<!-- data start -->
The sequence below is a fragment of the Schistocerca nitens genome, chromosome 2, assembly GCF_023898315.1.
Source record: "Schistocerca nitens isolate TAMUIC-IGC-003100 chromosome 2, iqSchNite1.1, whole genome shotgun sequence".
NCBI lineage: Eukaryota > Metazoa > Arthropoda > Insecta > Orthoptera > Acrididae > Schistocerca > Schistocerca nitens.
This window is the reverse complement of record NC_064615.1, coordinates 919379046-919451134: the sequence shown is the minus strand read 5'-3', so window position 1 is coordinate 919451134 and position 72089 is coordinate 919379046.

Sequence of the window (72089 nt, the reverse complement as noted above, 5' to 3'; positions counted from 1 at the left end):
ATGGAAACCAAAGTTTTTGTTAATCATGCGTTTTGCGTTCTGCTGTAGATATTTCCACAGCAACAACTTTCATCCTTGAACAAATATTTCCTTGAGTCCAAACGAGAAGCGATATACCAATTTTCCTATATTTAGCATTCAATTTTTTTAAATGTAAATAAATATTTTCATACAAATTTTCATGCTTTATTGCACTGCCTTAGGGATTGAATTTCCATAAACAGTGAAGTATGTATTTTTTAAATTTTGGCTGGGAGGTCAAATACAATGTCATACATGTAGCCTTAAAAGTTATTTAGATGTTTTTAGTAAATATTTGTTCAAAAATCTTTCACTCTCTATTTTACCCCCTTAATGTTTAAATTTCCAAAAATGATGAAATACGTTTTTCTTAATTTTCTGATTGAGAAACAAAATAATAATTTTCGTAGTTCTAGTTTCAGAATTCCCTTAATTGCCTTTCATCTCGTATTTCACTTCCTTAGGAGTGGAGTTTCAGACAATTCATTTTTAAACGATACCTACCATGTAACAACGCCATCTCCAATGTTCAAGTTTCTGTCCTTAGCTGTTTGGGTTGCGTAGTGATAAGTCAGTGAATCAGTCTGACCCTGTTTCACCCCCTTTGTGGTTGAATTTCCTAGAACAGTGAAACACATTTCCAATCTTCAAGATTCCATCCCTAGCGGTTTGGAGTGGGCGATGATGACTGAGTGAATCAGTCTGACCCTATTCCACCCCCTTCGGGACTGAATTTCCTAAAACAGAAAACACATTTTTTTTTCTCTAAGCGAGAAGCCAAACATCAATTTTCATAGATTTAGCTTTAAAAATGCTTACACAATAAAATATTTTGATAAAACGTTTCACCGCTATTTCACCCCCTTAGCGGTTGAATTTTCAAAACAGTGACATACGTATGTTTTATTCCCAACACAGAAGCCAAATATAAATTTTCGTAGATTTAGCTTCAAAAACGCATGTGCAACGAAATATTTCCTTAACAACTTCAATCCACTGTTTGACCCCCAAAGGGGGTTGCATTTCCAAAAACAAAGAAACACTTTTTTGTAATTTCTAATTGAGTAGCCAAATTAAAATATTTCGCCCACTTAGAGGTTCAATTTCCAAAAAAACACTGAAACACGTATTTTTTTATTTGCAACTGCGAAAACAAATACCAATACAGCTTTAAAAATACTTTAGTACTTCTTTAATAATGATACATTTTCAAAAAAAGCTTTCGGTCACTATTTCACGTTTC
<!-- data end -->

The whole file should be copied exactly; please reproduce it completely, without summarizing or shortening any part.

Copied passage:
The sequence below is a fragment of the Schistocerca nitens genome, chromosome 2, assembly GCF_023898315.1.
Source record: "Schistocerca nitens isolate TAMUIC-IGC-003100 chromosome 2, iqSchNite1.1, whole genome shotgun sequence".
NCBI lineage: Eukaryota > Metazoa > Arthropoda > Insecta > Orthoptera > Acrididae > Schistocerca > Schistocerca nitens.
This window is the reverse complement of record NC_064615.1, coordinates 919379046-919451134: the sequence shown is the minus strand read 5'-3', so window position 1 is coordinate 919451134 and position 72089 is coordinate 919379046.

Sequence of the window (72089 nt, the reverse complement as noted above, 5' to 3'; positions counted from 1 at the left end):
ATGGAAACCAAAGTTTTTGTTAATCATGCGTTTTGCGTTCTGCTGTAGATATTTCCACAGCAACAACTTTCATCCTTGAACAAATATTTCCTTGAGTCCAAACGAGAAGCGATATACCAATTTTCCTATATTTAGCATTCAATTTTTTTAAATGTAAATAAATATTTTCATACAAATTTTCATGCTTTATTGCACTGCCTTAGGGATTGAATTTCCATAAACAGTGAAGTATGTATTTTTTAAATTTTGGCTGGGAGGTCAAATACAATGTCATACATGTAGCCTTAAAAGTTATTTAGATGTTTTTAGTAAATATTTGTTCAAAAATCTTTCACTCTCTATTTTACCCCCTTAATGTTTAAATTTCCAAAAATGATGAAATACGTTTTTCTTAATTTTCTGATTGAGAAACAAAATAATAATTTTCGTAGTTCTAGTTTCAGAATTCCCTTAATTGCCTTTCATCTCGTATTTCACTTCCTTAGGAGTGGAGTTTCAGACAATTCATTTTTAAACGATACCTACCATGTAACAACGCCATCTCCAATGTTCAAGTTTCTGTCCTTAGCTGTTTGGGTTGCGTAGTGATAAGTCAGTGAATCAGTCTGACCCTGTTTCACCCCCTTTGTGGTTGAATTTCCTAGAACAGTGAAACACATTTCCAATCTTCAAGATTCCATCCCTAGCGGTTTGGAGTGGGCGATGATGACTGAGTGAATCAGTCTGACCCTATTCCACCCCCTTCGGGACTGAATTTCCTAAAACAGAAAACACATTTTTTTTTCTCTAAGCGAGAAGCCAAACATCAATTTTCATAGATTTAGCTTTAAAAATGCTTACACAATAAAATATTTTGATAAAACGTTTCACCGCTATTTCACCCCCTTAGCGGTTGAATTTTCAAAACAGTGACATACGTATGTTTTATTCCCAACACAGAAGCCAAATATAAATTTTCGTAGATTTAGCTTCAAAAACGCATGTGCAACGAAATATTTCCTTAACAACTTCAATCCACTGTTTGACCCCCAAAGGGGGTTGCATTTCCAAAAACAAAGAAACACTTTTTTGTAATTTCTAATTGAGTAGCCAAATTAAAATATTTCGCCCACTTAGAGGTTCAATTTCCAAAAAAACACTGAAACACGTATTTTTTTATTTGCAACTGCGAAAACAAATACCAATACAGCTTTAAAAATACTTTAGTACTTCTTTAATAATGATACATTTTCAAAAAAAGCTTTCGGTCACTATTTCACGTTTC